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Arch Biochem Biophys. 1996 Feb 1;326(1):158-65.

13C NMR analysis of the use of alternative donors to the tetrahydrofolate-dependent one-carbon pools in Saccharomyces cerevisiae.

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  • 1Department of Chemistry and Biochemistry, University of Texas, Austin 78712, USA.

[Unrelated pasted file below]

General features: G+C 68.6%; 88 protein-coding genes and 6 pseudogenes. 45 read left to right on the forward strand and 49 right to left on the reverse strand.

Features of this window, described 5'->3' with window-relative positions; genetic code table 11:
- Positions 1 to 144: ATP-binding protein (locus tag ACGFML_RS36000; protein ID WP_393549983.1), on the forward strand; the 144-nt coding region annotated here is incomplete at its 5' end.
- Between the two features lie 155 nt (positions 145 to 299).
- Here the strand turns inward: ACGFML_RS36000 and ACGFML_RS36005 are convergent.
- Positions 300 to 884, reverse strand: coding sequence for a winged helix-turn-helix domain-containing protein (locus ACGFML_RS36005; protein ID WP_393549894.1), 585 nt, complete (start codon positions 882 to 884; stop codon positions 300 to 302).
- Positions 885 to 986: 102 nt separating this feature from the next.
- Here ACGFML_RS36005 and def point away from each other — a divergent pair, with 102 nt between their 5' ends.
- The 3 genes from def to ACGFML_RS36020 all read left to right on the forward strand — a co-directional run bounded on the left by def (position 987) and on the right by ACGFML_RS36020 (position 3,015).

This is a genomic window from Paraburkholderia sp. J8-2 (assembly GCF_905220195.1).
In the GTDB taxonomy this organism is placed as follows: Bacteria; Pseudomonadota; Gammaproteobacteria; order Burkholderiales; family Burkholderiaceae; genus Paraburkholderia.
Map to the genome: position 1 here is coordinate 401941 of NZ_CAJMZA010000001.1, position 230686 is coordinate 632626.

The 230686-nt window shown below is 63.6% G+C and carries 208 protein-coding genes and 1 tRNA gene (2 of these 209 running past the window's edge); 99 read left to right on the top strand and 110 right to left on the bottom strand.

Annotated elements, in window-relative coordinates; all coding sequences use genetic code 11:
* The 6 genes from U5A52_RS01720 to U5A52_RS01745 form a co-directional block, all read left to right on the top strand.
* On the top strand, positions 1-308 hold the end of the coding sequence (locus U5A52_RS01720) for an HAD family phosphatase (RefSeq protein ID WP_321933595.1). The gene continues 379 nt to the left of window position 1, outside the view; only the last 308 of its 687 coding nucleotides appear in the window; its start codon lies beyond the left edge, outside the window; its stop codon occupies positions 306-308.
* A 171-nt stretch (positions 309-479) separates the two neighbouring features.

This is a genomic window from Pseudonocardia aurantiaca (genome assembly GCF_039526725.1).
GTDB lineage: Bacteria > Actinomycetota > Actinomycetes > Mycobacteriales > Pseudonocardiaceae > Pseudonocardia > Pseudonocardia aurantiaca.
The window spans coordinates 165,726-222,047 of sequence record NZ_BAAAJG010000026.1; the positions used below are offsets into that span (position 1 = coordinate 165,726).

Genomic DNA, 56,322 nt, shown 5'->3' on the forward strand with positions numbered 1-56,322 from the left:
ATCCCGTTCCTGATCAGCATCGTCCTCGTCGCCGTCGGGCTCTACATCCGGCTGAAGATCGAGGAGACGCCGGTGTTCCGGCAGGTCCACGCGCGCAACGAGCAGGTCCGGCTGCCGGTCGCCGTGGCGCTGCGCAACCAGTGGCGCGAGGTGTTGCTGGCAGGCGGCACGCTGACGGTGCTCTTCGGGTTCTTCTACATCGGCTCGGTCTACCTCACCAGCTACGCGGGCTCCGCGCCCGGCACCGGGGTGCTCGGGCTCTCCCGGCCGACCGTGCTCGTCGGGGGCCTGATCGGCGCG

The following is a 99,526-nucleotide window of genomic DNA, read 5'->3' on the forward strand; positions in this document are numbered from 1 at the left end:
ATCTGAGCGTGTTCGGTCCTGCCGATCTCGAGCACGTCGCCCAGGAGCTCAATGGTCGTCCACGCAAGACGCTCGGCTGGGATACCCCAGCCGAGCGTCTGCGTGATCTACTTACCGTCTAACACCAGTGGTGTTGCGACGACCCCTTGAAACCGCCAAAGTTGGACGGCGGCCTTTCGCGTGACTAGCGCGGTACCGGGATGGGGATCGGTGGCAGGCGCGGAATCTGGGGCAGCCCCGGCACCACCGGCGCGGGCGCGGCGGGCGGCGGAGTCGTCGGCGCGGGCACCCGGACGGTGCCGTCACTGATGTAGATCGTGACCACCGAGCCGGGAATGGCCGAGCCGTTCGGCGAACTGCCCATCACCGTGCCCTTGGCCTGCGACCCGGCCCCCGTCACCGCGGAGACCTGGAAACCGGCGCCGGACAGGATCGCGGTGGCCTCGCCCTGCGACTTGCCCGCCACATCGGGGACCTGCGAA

Serine is generally accepted as the major one-carbon donor in folate-mediated one-carbon metabolism in most cells. Previous work from our laboratory with the yeast Saccharomyces cerevisiae has demonstrated that glycine and formate can also provide one-carbon units. Under normal growth conditions, it is likely that cells utilize serine, glycine, formate, and perhaps other one-carbon donors simultaneously, but to differing degrees. In the present work, we have used 13C NMR to monitor how yeast cells distribute alternative, competing one-carbon sources into various pools. Cells were grown with [2-13C]glycine and unlabeled formate or folinic acid (leucovorin, 5-formyl-tetrahydrofolate) as competing one-carbon sources. The relative contribution of each one-carbon donor to the three oxidation states of the tetrahydrofolate-bound one-carbon pool [5-methyl-tetrahydrofolate (CH3-THF), 5,10-methylene-THF (CH2-THF), and 10-formyl-THF (10-CHO-THF)] was determined by analysis of two metabolic end products of one-carbon metabolism, choline and adenine. Glycine-derived 13C-labeled one-carbon units are incorporated into these two metabolites; dilution of the 13C indicates competition by the unlabeled one-carbon source. The results reveal that the contribution from formate, folinic acid, and glycine is different for each of the one-carbon pools. Formate competed most dramatically at the 10-CHO-THF pool, with decreasing competition into the CH2-THF and CH3-THF pools. In a mutant strain lacking cytosolic CH2-THF dehydrogenase activity, a distinct shift toward the use of glycine instead of formate as the source of one-carbon units for the more reduced pools (CH2-THF and CH3-THF) was observed, while 10-CHO-THF pools were not affected. In contrast, the formyl group of folinic acid competed almost exclusively at the 10-CHO-THF level, with barely detectable dilution of the CH2-THF and CH3-THF pools in wild-type cells. The mutant strain exhibited essentially identical results, confirming that 5-formyl-THF enters the active one-carbon pool at the level of 10-CHO-THF, presumably via 5,10-methenyl-THF. Furthermore, donation of one-carbon units by folinic acid was observed only when cells were depleted of THF by treatment with the dihydrofolate reductase inhibitor methotrexate. These results reveal that the state of equilibrium between one-carbon pools in a growing cell depends on the source of the one-carbon units. This work illustrates the power of 13C NMR for examining the in vivo utilization of alternative one-carbon donors under a variety of conditions.

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